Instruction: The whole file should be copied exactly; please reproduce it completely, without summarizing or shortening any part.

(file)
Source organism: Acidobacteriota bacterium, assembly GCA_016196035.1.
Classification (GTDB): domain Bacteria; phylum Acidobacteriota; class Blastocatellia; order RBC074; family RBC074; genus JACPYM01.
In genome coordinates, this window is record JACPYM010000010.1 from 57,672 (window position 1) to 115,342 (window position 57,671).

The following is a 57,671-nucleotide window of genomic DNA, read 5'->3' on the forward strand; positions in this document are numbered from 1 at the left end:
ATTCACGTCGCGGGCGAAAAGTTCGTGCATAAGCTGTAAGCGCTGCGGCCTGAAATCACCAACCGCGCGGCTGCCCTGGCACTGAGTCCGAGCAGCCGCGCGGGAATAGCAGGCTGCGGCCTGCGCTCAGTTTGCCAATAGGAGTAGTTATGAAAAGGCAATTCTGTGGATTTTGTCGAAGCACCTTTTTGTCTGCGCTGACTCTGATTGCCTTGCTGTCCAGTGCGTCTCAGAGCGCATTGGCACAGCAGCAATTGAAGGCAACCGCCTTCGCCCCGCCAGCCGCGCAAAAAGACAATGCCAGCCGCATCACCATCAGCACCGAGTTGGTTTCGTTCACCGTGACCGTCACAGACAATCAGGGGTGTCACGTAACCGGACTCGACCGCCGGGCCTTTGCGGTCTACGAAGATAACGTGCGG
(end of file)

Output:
Source organism: Acidobacteriota bacterium, assembly GCA_016196035.1.
Classification (GTDB): domain Bacteria; phylum Acidobacteriota; class Blastocatellia; order RBC074; family RBC074; genus JACPYM01.
In genome coordinates, this window is record JACPYM010000010.1 from 57,672 (window position 1) to 115,342 (window position 57,671).

The following is a 57,671-nucleotide window of genomic DNA, read 5'->3' on the forward strand; positions in this document are numbered from 1 at the left end:
ATTCACGTCGCGGGCGAAAAGTTCGTGCATAAGCTGTAAGCGCTGCGGCCTGAAATCACCAACCGCGCGGCTGCCCTGGCACTGAGTCCGAGCAGCCGCGCGGGAATAGCAGGCTGCGGCCTGCGCTCAGTTTGCCAATAGGAGTAGTTATGAAAAGGCAATTCTGTGGATTTTGTCGAAGCACCTTTTTGTCTGCGCTGACTCTGATTGCCTTGCTGTCCAGTGCGTCTCAGAGCGCATTGGCACAGCAGCAATTGAAGGCAACCGCCTTCGCCCCGCCAGCCGCGCAAAAAGACAATGCCAGCCGCATCACCATCAGCACCGAGTTGGTTTCGTTCACCGTGACCGTCACAGACAATCAGGGGTGTCACGTAACCGGACTCGACCGCCGGGCCTTTGCGGTCTACGAAGATAACGTGCGG